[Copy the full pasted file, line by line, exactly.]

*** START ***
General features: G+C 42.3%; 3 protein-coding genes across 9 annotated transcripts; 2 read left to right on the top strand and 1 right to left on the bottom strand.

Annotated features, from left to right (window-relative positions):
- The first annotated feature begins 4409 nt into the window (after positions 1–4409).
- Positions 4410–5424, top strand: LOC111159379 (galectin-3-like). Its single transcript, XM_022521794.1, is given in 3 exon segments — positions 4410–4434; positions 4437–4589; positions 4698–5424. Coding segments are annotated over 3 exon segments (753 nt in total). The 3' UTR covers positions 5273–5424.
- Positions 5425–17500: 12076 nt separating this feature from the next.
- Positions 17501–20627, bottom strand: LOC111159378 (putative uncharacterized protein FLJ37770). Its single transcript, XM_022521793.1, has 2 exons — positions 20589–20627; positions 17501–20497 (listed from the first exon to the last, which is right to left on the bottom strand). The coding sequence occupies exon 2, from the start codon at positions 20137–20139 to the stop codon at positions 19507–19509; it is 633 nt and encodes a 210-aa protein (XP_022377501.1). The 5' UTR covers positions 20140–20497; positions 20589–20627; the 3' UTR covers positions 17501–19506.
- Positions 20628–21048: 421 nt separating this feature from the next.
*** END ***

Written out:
General features: G+C 42.3%; 3 protein-coding genes across 9 annotated transcripts; 2 read left to right on the top strand and 1 right to left on the bottom strand.

Annotated features, from left to right (window-relative positions):
- The first annotated feature begins 4409 nt into the window (after positions 1–4409).
- Positions 4410–5424, top strand: LOC111159379 (galectin-3-like). Its single transcript, XM_022521794.1, is given in 3 exon segments — positions 4410–4434; positions 4437–4589; positions 4698–5424. Coding segments are annotated over 3 exon segments (753 nt in total). The 3' UTR covers positions 5273–5424.
- Positions 5425–17500: 12076 nt separating this feature from the next.
- Positions 17501–20627, bottom strand: LOC111159378 (putative uncharacterized protein FLJ37770). Its single transcript, XM_022521793.1, has 2 exons — positions 20589–20627; positions 17501–20497 (listed from the first exon to the last, which is right to left on the bottom strand). The coding sequence occupies exon 2, from the start codon at positions 20137–20139 to the stop codon at positions 19507–19509; it is 633 nt and encodes a 210-aa protein (XP_022377501.1). The 5' UTR covers positions 20140–20497; positions 20589–20627; the 3' UTR covers positions 17501–19506.
- Positions 20628–21048: 421 nt separating this feature from the next.